How to effectively respond to the fact that America’s prisons have rapidly become de facto institutions for the mentally ill is increasingly gaining attention in policy circles and the news media. In recent days, The New York Times, Governing magazine, and other publications have focused both on the alarming statistics and some innovative approaches across the country. There are now 10 times as many mentally ill people in the nation’s 5,000 jails and prisons as there are in state mental institutions, according to a study last year by the National Sheriffs’ Association and the Treatment Advocacy Center, a nonprofit group that supports expanded access to treatment, the Times reported.
In Connecticut, out of the 16,154 inmates in state prisons, about 3,423 have a serious mental illness, 21 percent of the total prison population, Michael Lawlor, undersecretary for criminal justice policy and planning at the Office of Policy and Management, told the New Haven Register earlier this year. Just a few years ago, the National Alliance on Mental Illness (NAMI) estimated that approximately 16 percent of the state’s prison population consisted of persons with mental illness.
The State Department of Correction confirms that those defined as “seriously mentally ill” include 17 percent of the male population, 66 percent of the female population, and 20.8 percent of the overall prison population in the state.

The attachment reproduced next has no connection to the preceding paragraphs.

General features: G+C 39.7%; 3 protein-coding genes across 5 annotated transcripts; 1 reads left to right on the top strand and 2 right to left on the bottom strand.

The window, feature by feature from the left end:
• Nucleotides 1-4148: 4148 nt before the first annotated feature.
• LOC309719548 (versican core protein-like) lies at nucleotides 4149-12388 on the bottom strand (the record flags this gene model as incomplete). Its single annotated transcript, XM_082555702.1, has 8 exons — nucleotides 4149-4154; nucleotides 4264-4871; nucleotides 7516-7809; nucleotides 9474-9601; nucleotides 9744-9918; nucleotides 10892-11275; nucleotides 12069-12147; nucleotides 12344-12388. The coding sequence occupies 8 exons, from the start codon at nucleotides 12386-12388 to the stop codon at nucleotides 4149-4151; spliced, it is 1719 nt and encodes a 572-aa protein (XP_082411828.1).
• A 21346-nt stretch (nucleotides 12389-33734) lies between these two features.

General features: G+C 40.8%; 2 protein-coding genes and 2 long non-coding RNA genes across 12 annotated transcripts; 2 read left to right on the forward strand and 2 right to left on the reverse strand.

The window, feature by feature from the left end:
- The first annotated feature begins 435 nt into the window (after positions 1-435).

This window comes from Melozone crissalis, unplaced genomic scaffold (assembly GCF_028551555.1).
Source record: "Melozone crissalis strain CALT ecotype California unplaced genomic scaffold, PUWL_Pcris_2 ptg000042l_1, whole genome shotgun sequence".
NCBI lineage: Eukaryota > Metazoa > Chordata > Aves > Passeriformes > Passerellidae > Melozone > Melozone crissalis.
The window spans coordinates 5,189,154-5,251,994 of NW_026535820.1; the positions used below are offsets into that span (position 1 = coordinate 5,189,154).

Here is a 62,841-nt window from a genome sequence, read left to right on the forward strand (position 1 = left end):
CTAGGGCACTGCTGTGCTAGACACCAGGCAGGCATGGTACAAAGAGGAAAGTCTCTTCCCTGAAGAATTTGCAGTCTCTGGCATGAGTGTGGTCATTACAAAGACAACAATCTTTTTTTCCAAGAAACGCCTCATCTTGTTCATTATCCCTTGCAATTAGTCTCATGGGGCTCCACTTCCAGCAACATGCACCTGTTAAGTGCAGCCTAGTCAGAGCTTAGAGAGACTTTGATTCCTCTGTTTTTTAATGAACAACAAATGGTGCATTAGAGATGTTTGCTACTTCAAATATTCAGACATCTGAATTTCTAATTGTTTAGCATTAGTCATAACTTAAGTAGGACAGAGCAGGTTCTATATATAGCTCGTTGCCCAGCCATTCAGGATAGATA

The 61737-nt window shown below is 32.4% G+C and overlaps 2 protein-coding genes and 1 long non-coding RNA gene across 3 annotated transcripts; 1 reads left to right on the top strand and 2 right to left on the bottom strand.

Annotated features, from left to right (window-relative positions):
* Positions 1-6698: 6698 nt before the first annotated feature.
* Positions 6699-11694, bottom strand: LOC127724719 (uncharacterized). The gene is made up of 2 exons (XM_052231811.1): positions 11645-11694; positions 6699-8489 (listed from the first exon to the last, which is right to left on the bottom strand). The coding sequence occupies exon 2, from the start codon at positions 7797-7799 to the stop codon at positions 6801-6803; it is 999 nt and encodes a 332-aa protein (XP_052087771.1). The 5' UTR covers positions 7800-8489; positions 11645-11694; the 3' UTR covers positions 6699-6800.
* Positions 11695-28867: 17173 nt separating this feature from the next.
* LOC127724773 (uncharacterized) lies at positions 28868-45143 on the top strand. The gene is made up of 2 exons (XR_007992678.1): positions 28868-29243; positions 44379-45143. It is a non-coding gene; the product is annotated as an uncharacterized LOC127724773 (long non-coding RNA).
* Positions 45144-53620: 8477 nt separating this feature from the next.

According to the Council of State Governments, jails in the U.S. report that between 20 and 80 percent of their inmates suffer from a mental illness, Governing reported. Today’s acute challenge has been decades in the making. In the mid-1950’s, the publication indicated, more than 500,000 people were held in state psychiatric hospitals. “By the 1980s that number had fallen to around 70,000. During this period, the number of people with mental illnesses who were arrested and ended up in local jails surged.”
Chicago’s Cook County Jail, now referred to by local officials as the nation’s largest mental institution in the country, has 8,600 inmates – an estimated one-third of them suffering from mental illness. The newly appointed warden of the facility is a clinical psychologist – underscoring “how much the country’s prisons have become holding centers for the mentally ill,” the Times reported.
Writing in the Connecticut Law Review, Christina Canales observed that “Many supported deinstitutionalization because they believed that the mentally ill would benefit from being released from the state hospitals. They believed that with the assistance of anti-psychotic medications, the mentally ill would be able to live independently in the community and that the community mental health centers would provide the additional care, treatment, and follow up services.
“Although a good plan in theory,” Canales concludes, “deinstitutionalization quickly became one of the main reasons for the substantial increase in mentally ill people in jails and prisons. Patients were ejected from state mental hospitals at a substantially faster rate than community mental health programs were created.”